Prostate cancer will affect 1 in 7 Canadian men - it is the most common cancer in men in Canada.
The Princess Margaret - CT Scan
As part of the process of diagnosing prostate cancer you may be expected to undergo additional tests to determine if cancer has spread beyond the prostate. This may include a CT scan.
CT scan, also called CAT scan, stands for Computerized Axial Tomography. It is a form of computerized X-ray that allows doctors to view your internal organs. CT scans are very good at showing tissues based on contrasting densities. For example, in the image to the left, the bone is much higher density than the soft tissues around it and it shows up much brighter in the CT.
During a CT scan, a technologist will position you on a bed in the CT machine. They will then go into the control room from where they run the machine. The machine revolves around you generating a series of images that are then translated by a computer. These images look like cross-sections of your body, and can be used to make 3D representations of your organs.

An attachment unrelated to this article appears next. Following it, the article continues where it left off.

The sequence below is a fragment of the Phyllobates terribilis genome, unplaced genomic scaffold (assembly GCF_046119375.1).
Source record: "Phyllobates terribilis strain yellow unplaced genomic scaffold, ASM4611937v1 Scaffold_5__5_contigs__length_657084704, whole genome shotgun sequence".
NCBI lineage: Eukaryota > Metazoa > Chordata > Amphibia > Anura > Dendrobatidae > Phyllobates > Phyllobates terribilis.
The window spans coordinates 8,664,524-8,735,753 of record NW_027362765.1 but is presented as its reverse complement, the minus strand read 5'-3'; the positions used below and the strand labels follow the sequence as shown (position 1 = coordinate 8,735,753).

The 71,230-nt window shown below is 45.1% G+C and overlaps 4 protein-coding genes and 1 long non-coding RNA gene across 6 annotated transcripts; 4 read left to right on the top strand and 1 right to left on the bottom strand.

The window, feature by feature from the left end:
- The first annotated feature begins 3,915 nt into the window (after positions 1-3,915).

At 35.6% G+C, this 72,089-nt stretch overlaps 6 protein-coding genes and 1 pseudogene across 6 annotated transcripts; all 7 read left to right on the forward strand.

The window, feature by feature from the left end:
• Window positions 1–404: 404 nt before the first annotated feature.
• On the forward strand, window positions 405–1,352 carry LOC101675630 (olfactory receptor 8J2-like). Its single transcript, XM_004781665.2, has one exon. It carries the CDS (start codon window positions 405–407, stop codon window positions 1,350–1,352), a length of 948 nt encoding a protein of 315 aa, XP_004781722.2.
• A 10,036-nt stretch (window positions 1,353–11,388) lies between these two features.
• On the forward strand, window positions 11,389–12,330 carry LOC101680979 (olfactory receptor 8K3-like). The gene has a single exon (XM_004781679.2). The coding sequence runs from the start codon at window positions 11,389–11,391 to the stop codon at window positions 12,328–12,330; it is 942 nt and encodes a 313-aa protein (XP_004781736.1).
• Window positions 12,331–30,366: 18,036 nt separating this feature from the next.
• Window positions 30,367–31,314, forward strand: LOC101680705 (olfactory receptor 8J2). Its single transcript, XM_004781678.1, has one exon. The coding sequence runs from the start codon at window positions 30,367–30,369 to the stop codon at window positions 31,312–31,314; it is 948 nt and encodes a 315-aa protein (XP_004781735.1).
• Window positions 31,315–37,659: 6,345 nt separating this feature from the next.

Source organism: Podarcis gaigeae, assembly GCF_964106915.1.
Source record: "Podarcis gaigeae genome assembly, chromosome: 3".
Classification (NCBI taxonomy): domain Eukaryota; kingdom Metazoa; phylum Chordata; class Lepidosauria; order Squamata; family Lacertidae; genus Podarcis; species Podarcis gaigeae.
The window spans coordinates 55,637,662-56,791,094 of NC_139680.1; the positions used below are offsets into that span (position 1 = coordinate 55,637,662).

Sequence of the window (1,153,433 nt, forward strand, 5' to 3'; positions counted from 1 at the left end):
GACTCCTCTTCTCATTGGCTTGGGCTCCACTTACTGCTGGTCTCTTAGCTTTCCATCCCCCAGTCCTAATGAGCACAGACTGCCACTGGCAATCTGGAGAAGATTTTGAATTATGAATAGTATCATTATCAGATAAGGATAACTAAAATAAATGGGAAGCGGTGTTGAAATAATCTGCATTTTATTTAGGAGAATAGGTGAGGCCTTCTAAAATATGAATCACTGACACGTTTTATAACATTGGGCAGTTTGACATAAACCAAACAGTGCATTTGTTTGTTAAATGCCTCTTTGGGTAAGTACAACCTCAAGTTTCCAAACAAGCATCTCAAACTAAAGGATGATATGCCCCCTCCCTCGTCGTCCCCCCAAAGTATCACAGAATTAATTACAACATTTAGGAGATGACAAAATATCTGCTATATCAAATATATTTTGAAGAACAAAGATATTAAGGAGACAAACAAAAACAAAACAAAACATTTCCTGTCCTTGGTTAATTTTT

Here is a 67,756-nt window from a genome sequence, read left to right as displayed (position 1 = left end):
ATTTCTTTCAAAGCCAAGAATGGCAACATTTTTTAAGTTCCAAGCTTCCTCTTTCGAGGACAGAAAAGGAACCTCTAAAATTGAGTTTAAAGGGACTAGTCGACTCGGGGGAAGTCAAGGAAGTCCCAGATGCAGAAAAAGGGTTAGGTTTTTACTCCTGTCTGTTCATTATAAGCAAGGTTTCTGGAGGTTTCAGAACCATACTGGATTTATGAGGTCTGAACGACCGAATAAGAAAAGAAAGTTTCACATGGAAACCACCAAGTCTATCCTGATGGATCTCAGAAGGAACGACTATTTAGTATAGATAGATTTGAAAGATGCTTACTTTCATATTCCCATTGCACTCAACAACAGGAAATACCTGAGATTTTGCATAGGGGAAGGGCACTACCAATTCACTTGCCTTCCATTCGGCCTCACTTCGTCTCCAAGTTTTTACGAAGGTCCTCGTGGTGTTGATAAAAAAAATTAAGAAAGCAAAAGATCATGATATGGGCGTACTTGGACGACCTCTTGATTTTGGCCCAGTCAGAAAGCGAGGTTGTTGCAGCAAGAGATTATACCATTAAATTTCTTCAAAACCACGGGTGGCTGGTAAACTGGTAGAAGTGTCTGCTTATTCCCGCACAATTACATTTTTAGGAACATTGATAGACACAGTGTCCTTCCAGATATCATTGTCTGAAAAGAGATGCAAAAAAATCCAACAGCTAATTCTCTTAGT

The technician that administers your scan does not read your scan. Instead, the results are sent to a radiologist who reads the results and writes a report that is sent to your doctor. Your technologist cannot give you the results of your scan once it is finished.
For more information on What to Expect with CT Scans at the Princess Margaret, visit the CT Scan page on the Princess Margaret Website.